Fast track to Swiss passport and full coffers

The mountain village holds a special Swiss record

A small mountain village in southeast Switzerland is cashing in on demand for a Swiss passport by offering a fast track to citizenship.

This content was published on February 17, 2005

But the authorities are pushing for legal amendments to end the controversial policy.

The village of Castaneda, located high above the Calanca valley at 786m, is a record holder of a kind. The village in the Italian-speaking region has only 240 local residents, but granted 620 foreigners citizenship in 2004.

Castaneda’s naturalisation policy, which paves the way for a Swiss passport, is much frowned upon although it is strictly legal.

Applicants are charged up to SFr3,000 ($2,564) in fees and must have lived for at least six years in canton Graubünden.

But the commune is more generous than other local authorities when it comes to welcoming new citizens.

Wave of requests

Applicants do not have to be residents of Castaneda, nor do they have to attend a face-to-face interview: the complicated three-stage citizenship procedure is mainly handled by post.

The liberal policy of Castaneda has attracted people from nearby Italy, as well as Germany, the Czech Republic, the former Yugoslavia and Turkey.

More than 500 foreigners became citizens of the small village between 1981 and 2000. And last year, Castaneda’s record 620 new citizens accounted for two thirds of all citizenship applications in the canton.

The liberal policy has brought in extra revenue for the village authorities over the years. In 2003 and 2004 alone, SFr1.5 million was raised in application fees, according to officials.

But many people in Castaneda are reluctant to talk on the subject.

And the authorities are outraged about inaccurate media reports, suggesting that any foreigner can receive a Swiss passport through the post.


"We are no longer talking to journalists," said Filippo Remondini, the president of the villagers’ association, adding that the media interest was very stressful.

At first even the village mayor, Atillio Savioni, was reluctant to talk. He said he had repeatedly urged Remondini to show more restraint with citizenship requests, but to no avail.

Savioni acknowledges that the village does benefit financially from the fees paid by applicants, but plays down the impact.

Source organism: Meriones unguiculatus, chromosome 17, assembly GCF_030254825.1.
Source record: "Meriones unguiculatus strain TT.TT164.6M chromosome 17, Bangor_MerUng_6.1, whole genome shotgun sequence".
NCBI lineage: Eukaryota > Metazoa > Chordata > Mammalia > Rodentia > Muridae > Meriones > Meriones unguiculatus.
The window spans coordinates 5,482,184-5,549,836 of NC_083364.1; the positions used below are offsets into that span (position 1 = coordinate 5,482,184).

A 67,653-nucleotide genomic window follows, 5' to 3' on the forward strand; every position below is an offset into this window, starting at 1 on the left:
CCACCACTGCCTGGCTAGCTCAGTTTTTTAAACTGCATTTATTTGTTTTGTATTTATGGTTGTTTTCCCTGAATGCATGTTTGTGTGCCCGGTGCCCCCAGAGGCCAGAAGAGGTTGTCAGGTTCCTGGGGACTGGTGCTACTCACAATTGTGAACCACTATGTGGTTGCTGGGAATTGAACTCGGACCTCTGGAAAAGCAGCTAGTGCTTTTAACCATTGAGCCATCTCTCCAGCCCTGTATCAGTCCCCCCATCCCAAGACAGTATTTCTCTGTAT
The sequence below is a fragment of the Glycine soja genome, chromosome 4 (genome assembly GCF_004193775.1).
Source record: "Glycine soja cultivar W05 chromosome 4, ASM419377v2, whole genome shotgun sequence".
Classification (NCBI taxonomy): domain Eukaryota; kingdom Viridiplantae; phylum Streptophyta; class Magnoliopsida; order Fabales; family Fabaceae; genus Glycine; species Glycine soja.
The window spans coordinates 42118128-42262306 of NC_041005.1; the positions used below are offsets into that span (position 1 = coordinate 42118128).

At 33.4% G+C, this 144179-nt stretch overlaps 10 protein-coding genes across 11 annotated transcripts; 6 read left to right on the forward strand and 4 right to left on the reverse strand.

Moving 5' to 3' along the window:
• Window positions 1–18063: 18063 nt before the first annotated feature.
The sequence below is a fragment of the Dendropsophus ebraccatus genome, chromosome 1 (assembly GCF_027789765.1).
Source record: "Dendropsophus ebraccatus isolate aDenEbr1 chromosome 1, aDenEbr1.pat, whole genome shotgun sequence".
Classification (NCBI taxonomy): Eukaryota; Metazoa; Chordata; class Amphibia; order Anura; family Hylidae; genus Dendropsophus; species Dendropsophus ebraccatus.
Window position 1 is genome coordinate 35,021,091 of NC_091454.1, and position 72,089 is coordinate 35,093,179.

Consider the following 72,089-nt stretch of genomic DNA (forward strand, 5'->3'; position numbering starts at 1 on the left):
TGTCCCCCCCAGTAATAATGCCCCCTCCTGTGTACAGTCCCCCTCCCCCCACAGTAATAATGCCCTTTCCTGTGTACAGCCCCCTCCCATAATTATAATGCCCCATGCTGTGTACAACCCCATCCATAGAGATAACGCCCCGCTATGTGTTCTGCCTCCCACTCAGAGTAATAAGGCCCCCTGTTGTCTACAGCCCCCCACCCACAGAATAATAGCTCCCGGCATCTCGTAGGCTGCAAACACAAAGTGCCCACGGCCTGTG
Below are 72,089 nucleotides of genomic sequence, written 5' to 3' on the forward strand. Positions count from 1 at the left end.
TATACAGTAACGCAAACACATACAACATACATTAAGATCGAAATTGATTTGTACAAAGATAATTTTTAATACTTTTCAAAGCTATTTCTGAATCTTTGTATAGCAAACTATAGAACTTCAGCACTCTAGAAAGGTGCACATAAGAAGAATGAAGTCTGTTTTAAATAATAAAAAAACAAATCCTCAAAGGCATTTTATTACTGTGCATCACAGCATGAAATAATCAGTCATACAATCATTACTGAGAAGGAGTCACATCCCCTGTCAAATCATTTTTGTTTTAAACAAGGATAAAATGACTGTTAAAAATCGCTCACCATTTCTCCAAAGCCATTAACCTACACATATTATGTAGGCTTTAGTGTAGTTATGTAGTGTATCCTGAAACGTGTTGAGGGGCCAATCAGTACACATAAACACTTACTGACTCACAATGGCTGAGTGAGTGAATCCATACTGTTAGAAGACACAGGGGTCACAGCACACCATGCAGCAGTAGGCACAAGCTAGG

"We do not depend on this type of income," he told swissinfo. The mayor dismissed allegations that the village was able to reduce local tax levels because of the revenue.

End in sight

Other residents of Castaneda have spoken out bluntly, condemning the local citizenship policy as a cheap money-spinner and expressing concern that it attracts "non-whites" to the village.

The cantonal authorities are not best pleased with Castaneda’s local politicians either.

"It is a questionable way of filling the village coffers," said Mathias Fässler of the Graubünden justice and police department.

The cantonal government has moved to reform the citizenship rules in a bid to put an end to Castaneda’s policy. Under the draft law applicants for citizenship would have to be residents in the village in which they submitted their request.

The new law is due to come into force next January.


In brief

The number of foreigners granted citizenship in Castaneda shot up from 515 (1981-2000) to 591 (2003) and 620 (2004) thanks to the liberal citizenship policy.

As a result, Castaneda recorded extra revenue of SFr1.5 million ($1.3million) for the past two years.

Moves are underway to tighten the cantonal law by January 2006.

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Key facts

The normal naturalisation procedure is based on approval by the federal, cantonal and local authorities, which set their own rules and fees.
Citizenship fees will be standardised as of January 2006.
Applicants must have lived in the country for a certain number of years and prove they are integrated into Swiss society.

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In compliance with the JTI standards

In compliance with the JTI standards

More: SWI certified by the Journalism Trust Initiative

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